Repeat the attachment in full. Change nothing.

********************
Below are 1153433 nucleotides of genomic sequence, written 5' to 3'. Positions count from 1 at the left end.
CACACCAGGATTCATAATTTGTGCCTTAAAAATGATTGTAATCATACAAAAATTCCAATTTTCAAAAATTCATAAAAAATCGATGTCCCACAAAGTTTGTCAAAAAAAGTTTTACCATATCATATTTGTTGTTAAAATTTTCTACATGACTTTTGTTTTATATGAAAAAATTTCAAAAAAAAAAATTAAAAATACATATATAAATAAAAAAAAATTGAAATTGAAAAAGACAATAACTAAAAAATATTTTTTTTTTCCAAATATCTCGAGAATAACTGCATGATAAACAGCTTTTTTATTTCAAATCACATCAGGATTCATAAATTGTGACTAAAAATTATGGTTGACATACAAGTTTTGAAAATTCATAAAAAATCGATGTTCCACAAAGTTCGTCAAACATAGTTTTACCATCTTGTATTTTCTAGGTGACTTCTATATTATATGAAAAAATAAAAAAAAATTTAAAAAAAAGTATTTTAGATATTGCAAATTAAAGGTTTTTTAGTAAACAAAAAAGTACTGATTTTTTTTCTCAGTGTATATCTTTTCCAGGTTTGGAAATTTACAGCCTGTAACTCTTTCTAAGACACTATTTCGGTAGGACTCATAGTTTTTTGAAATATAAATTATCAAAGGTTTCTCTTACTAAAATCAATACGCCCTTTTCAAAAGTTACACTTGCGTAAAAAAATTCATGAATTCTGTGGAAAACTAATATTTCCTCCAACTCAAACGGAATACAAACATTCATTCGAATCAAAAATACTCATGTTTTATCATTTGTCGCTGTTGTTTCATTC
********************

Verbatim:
Below are 1153433 nucleotides of genomic sequence, written 5' to 3'. Positions count from 1 at the left end.
CACACCAGGATTCATAATTTGTGCCTTAAAAATGATTGTAATCATACAAAAATTCCAATTTTCAAAAATTCATAAAAAATCGATGTCCCACAAAGTTTGTCAAAAAAAGTTTTACCATATCATATTTGTTGTTAAAATTTTCTACATGACTTTTGTTTTATATGAAAAAATTTCAAAAAAAAAAATTAAAAATACATATATAAATAAAAAAAAATTGAAATTGAAAAAGACAATAACTAAAAAATATTTTTTTTTTCCAAATATCTCGAGAATAACTGCATGATAAACAGCTTTTTTATTTCAAATCACATCAGGATTCATAAATTGTGACTAAAAATTATGGTTGACATACAAGTTTTGAAAATTCATAAAAAATCGATGTTCCACAAAGTTCGTCAAACATAGTTTTACCATCTTGTATTTTCTAGGTGACTTCTATATTATATGAAAAAATAAAAAAAAATTTAAAAAAAAGTATTTTAGATATTGCAAATTAAAGGTTTTTTAGTAAACAAAAAAGTACTGATTTTTTTTCTCAGTGTATATCTTTTCCAGGTTTGGAAATTTACAGCCTGTAACTCTTTCTAAGACACTATTTCGGTAGGACTCATAGTTTTTTGAAATATAAATTATCAAAGGTTTCTCTTACTAAAATCAATACGCCCTTTTCAAAAGTTACACTTGCGTAAAAAAATTCATGAATTCTGTGGAAAACTAATATTTCCTCCAACTCAAACGGAATACAAACATTCATTCGAATCAAAAATACTCATGTTTTATCATTTGTCGCTGTTGTTTCATTC